Though his son rejected him, the father appears to have been waiting for his son’s return. When he saw the silhouette of his son on the horizon, the dad did what was unheard of at this time. He began to sprint towards his son. He was filled with compassion. The word there in greek is a form of the word splagchnizomai.
Say it with me: splahnk need zo my
This is my favorite word in Greek. It means compassion but it’s more accurately understood as a feeling of affection deep in the gut or bowels.
Have you ever felt that? A love or affection for someone so deep it’s as if your stomach hurts? Or that you feel like you have butterflies?
That’s what this father feels for his son. He accepts him back and restores him as his son, his own son who was considered to be dead has now been made alive and invited back into the family.
It’s the happiest of happy endings…
But Scripture continues.
“Meanwhile, the older son was in the field. When he came near the house, he heard music and dancing. So he called one of the servants and asked him what was going on. ‘Your brother has come,’ he replied, ‘and your father has killed the fattened calf because he has him back safe and sound.’
“The older brother became angry and refused to go in. So his father went out and pleaded with him. But he answered his father, ‘Look! All these years I’ve been slaving for you and never disobeyed your orders. Yet you never gave me even a young goat so I could celebrate with my friends. But when this son of yours who has squandered your property with prostitutes comes home, you kill the fattened calf for him!’
“‘My son,’ the father said, ‘you are always with me, and everything I have is yours. But we had to celebrate and be glad, because this brother of yours was dead and is alive again; he was lost and is found.’”
This older son’s reaction is totally normal. In fact, it’s honestly how I would probably react if I were him.
Have you ever been in a situation where someone got something that they didn’t deserve? Maybe it was as little as a piece of candy, or a sum of money, or maybe they got to start in your sport over you. But when things happen or are given to people who don’t deserve them, we have a tendency to over-react. We get angry. We get upset. We scream That’s not fair!.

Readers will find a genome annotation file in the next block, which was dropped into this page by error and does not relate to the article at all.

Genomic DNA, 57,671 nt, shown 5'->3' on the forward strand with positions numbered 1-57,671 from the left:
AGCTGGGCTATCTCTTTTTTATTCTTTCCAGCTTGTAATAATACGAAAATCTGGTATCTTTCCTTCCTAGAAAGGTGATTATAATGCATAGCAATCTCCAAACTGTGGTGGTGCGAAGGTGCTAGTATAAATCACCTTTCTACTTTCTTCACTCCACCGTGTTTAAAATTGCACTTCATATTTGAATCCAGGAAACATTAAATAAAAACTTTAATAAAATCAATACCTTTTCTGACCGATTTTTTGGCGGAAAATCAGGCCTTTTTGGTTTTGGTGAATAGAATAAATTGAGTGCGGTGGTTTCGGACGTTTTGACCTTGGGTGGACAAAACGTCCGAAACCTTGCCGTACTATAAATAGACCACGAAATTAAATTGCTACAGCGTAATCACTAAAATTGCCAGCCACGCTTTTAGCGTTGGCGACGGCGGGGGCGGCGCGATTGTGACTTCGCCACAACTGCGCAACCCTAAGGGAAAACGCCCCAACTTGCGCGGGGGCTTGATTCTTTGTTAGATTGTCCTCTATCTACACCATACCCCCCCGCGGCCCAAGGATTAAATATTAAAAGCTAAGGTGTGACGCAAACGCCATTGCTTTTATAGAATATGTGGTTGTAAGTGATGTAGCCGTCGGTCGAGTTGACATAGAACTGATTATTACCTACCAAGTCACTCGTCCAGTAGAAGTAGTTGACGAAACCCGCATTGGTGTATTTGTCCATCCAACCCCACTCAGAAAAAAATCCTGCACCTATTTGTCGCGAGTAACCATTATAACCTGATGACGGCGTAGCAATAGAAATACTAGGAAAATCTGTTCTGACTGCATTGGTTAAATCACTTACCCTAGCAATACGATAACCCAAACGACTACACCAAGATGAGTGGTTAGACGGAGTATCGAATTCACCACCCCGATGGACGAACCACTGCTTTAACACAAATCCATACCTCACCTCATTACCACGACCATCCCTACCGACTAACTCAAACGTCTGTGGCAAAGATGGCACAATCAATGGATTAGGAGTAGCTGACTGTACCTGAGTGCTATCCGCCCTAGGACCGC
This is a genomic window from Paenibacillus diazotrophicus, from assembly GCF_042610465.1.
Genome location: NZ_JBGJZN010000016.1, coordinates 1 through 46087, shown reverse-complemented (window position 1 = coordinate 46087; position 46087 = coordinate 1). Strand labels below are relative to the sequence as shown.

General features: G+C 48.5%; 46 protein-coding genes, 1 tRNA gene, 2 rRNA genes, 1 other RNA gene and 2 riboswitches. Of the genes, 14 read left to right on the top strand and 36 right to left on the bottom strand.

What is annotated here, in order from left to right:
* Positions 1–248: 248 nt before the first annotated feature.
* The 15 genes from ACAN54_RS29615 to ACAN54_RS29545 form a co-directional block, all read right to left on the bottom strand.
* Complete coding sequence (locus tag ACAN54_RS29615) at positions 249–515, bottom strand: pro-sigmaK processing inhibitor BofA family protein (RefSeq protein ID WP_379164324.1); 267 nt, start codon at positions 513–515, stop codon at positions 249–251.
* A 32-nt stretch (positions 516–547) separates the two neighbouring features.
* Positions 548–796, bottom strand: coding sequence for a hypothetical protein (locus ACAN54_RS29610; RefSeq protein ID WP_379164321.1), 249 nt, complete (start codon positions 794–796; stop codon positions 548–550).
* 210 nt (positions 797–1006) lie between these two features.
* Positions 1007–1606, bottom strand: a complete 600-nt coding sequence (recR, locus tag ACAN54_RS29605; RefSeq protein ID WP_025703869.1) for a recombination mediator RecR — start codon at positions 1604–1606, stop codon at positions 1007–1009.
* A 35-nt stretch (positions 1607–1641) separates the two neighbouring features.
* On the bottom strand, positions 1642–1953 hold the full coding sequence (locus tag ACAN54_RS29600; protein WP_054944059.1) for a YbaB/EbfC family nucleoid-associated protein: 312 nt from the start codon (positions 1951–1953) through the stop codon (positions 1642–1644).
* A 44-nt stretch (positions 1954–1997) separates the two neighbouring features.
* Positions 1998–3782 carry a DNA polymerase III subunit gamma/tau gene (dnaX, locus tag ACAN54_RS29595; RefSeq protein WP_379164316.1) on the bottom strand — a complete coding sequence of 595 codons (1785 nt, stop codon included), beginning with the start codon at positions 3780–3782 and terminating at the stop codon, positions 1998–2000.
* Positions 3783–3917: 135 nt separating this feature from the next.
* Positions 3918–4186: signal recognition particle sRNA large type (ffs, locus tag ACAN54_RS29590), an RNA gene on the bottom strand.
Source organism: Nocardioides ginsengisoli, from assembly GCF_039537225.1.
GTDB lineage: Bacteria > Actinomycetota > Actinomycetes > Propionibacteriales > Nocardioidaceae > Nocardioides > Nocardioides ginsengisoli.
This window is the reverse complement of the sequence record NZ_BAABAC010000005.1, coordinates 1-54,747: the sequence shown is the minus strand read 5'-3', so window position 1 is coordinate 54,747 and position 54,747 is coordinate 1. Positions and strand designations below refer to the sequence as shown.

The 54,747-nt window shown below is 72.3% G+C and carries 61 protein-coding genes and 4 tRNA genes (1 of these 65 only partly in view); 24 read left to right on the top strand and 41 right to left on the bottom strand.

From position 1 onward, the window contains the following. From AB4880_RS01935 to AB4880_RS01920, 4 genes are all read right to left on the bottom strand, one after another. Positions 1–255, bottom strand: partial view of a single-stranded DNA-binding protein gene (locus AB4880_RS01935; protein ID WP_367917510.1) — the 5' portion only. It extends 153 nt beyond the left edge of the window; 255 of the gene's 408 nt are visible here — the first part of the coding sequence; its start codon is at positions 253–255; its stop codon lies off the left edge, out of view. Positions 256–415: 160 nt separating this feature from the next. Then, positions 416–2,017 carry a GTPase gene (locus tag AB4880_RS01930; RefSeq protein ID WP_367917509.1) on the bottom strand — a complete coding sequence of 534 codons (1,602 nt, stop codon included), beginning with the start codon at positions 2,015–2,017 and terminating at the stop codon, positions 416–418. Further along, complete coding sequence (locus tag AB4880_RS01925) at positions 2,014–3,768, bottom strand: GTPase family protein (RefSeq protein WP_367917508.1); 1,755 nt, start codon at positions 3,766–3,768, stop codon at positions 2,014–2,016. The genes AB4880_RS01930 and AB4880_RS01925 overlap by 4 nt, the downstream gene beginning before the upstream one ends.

And we’re right. It isn’t fair.
What the father shows to his youngest son — the son who abandoned the family — the process of giving his son a banquet and inviting him back into the family is called grace and grace is messy. It’s really off putting. It strikes us as unfair because it isn’t fair. Someone who absolutely does not deserve something receives it anyways. And they are given it gladly.
The brother’s reaction makes perfect sense. The father is doing something that goes against what is normal in culture. He abandoned the family. He dishonored the family. He threw away all of his wealth and possessions to live a lifestyle that is selfish.
But when grace feels unfair to us,
when what the father does for his son upsets us
that’s also selfish
That’s us aligning with the older brother and saying, “What about me? What do I get from this? Shouldn’t I get and award for not acting like he did?
It’s the definition of being selfish. When we respond this way, it’s because we are only looking out for ourselves or because we think that it’s okay for the brother to only be looking out for himself.
So typically, when you hear this passage, the person teaching it lands in one of two places. He or she will ask, “Are you the younger brother?
Are you the one who is throwing away what God has given you? Are you the person that is ignoring what God has gifted you with in this life and basically spitting in his face and telling him you wished he were dead?”